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Booker Taliaferro Washington

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Dave McPherson

on 1 May 2014

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Transcript of Booker Taliaferro Washington

More of His Life
At the age 16, he walked from Malden, West Virgina to Hampton, Virgina to go to collage. A google map says it's a 386 mile trip
He was the first African-American on a postage stamp and even had his face on a limited-circulation U.S. half dollor

He was born April 5, 1856 in Hale's Ford, Virginia.
Born a slave, his father was a white plantion owner who he never met.
He was the first African-American to be invited to the white house-not counting the slaves who helped build it, or the servents who cleaned slop jars before plumbing was installed there in 1902.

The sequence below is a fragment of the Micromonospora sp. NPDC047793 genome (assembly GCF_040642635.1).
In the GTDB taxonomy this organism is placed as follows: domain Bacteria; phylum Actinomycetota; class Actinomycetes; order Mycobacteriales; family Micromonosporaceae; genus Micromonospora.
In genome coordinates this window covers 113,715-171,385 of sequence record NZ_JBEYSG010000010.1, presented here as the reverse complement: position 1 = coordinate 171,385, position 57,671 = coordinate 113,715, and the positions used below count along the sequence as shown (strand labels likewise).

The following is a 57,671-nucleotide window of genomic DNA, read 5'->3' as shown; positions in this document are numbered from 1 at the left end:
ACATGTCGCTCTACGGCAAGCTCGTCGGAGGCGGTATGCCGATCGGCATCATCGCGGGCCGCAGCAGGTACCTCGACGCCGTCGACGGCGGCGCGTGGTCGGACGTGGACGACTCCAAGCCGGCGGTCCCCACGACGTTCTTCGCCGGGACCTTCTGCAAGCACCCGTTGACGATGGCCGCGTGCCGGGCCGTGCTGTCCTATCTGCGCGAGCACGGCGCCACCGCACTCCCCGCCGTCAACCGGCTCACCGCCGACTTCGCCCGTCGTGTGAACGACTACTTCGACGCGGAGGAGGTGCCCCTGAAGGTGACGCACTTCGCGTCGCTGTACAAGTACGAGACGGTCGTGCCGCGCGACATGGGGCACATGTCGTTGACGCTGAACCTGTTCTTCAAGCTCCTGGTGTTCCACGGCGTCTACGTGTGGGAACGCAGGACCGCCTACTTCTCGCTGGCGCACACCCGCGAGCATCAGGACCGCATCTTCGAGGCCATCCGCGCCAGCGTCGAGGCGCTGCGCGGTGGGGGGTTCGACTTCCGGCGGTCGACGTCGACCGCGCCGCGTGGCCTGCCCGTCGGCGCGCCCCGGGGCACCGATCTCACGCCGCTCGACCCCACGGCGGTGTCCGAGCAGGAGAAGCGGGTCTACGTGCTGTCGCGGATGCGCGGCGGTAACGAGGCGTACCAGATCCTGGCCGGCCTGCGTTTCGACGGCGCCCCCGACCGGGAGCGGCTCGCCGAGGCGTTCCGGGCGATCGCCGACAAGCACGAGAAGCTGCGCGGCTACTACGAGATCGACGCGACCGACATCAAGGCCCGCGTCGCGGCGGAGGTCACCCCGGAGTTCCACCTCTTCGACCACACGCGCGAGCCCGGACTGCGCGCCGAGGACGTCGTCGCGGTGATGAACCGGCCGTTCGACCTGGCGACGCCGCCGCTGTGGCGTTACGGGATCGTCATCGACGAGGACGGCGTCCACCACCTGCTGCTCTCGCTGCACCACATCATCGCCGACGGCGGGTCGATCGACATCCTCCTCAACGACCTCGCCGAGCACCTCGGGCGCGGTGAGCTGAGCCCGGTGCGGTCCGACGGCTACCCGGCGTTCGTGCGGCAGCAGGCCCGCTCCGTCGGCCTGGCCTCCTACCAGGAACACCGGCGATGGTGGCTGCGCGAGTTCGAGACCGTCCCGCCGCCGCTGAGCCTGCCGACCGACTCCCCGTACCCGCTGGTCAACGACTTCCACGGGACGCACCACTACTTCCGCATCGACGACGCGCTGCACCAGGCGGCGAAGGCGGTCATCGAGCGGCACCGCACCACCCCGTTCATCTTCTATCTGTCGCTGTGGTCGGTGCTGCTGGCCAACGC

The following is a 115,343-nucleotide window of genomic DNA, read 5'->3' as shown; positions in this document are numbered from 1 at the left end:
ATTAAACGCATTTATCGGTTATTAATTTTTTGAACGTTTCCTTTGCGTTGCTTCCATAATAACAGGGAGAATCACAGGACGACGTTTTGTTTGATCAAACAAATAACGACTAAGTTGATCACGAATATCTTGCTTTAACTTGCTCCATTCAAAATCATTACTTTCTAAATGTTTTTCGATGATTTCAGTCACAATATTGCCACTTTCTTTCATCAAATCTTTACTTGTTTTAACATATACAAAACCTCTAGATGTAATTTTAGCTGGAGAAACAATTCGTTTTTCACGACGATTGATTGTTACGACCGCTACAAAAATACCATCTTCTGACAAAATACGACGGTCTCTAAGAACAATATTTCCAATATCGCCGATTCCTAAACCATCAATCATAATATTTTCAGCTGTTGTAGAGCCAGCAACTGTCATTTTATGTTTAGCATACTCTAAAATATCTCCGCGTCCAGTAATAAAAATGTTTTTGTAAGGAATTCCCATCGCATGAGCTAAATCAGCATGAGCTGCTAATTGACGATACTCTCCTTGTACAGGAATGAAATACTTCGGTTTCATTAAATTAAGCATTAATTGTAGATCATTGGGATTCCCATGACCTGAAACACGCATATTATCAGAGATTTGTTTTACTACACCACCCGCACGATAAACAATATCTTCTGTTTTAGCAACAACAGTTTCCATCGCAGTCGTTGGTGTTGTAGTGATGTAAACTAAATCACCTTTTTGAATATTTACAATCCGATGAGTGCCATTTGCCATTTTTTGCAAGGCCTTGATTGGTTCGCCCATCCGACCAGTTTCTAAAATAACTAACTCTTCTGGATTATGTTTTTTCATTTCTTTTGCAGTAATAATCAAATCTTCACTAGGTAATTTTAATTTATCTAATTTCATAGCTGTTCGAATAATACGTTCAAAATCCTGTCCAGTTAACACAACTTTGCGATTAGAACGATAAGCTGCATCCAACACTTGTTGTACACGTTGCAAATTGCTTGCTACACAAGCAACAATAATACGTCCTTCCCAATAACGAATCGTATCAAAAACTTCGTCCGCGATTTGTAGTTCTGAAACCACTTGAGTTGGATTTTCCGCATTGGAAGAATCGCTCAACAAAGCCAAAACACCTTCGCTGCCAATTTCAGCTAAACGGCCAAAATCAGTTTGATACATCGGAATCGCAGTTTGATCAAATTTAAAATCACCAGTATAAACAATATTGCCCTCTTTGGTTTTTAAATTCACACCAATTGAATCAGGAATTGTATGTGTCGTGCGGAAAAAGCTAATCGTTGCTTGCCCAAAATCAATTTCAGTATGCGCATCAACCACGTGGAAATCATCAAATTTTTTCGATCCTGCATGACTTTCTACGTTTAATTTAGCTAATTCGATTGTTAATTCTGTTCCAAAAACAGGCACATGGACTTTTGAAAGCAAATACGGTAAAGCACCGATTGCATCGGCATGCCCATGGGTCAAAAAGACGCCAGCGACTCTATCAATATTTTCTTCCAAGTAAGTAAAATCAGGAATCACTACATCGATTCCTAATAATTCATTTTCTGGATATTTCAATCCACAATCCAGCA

He was the first African-Anerican to recieve an honorary degree from Harvard.
He arrived at Hampton Institute dirty, hungrey, and completly penniless. Miss Maackie, the head teacher, had little pity for him, and told him to swept the floor on his way out. He swept it three times, mopped it, and washed the walls. She was so impressed, she let him work his way through school as a janitor.
Boooker Talaferro Washington was an African-American educator, author, orator, and advisor to presidents of the U.S.A. Washington was of the last generation of black American leaders born into slavery and became the voise of the former slaves and their desendents. Washigton gave a speech in Atlanta that made him nationally famous. the speech called foe black progress through education and entrepreneurship. Washington mobilized a nationwide coalition of middle-classblacks, church leaders, and white philanthropists, with a long-term goal of building the community's economic strength and pride by a focus on self-help and schooling.
Booker Taliaferro Washington
His life
by: Triny Gleitz
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